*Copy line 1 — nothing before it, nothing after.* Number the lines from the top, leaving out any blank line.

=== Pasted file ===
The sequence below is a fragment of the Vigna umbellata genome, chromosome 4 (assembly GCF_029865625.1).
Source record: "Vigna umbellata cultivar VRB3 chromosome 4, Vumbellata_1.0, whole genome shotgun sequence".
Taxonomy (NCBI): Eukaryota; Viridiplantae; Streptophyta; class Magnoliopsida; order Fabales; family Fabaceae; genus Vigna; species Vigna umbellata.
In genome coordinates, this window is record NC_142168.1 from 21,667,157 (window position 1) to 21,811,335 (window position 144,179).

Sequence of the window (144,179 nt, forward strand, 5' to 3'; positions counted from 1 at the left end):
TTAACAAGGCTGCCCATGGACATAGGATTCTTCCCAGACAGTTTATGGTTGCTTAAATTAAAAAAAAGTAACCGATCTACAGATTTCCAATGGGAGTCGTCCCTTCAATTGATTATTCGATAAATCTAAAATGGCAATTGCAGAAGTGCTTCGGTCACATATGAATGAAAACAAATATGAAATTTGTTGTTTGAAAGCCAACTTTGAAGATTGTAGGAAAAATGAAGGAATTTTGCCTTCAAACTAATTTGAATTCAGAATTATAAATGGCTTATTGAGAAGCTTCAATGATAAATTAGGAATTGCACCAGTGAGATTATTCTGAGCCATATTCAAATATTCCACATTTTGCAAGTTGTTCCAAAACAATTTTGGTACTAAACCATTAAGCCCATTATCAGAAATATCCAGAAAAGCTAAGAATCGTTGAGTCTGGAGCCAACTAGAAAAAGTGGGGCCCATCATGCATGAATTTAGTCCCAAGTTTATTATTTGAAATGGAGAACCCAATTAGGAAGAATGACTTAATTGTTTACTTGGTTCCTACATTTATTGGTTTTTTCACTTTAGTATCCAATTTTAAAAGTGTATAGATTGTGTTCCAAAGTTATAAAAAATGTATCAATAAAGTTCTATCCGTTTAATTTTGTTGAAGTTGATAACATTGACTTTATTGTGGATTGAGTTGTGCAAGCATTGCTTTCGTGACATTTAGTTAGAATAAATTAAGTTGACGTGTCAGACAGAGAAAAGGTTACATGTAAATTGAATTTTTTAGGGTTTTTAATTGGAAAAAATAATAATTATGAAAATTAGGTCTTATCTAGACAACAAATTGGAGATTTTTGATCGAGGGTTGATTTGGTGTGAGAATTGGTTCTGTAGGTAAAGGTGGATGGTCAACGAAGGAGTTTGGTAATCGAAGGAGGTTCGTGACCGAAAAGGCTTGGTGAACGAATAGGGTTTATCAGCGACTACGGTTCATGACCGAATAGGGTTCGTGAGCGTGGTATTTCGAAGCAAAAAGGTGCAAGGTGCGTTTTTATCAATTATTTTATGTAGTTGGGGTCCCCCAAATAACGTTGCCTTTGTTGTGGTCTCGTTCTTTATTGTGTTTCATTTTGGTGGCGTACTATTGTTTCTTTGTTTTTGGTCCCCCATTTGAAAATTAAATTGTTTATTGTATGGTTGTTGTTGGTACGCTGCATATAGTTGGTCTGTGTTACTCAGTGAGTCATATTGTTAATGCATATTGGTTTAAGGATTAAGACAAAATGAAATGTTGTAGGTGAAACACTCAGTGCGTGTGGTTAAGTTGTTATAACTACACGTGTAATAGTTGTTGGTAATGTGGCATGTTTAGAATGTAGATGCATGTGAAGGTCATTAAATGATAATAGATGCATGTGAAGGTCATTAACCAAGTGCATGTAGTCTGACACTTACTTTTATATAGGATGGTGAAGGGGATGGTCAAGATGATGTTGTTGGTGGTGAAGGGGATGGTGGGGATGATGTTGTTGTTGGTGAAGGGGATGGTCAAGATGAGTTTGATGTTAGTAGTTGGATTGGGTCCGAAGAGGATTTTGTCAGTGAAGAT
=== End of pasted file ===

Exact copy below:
The sequence below is a fragment of the Vigna umbellata genome, chromosome 4 (assembly GCF_029865625.1).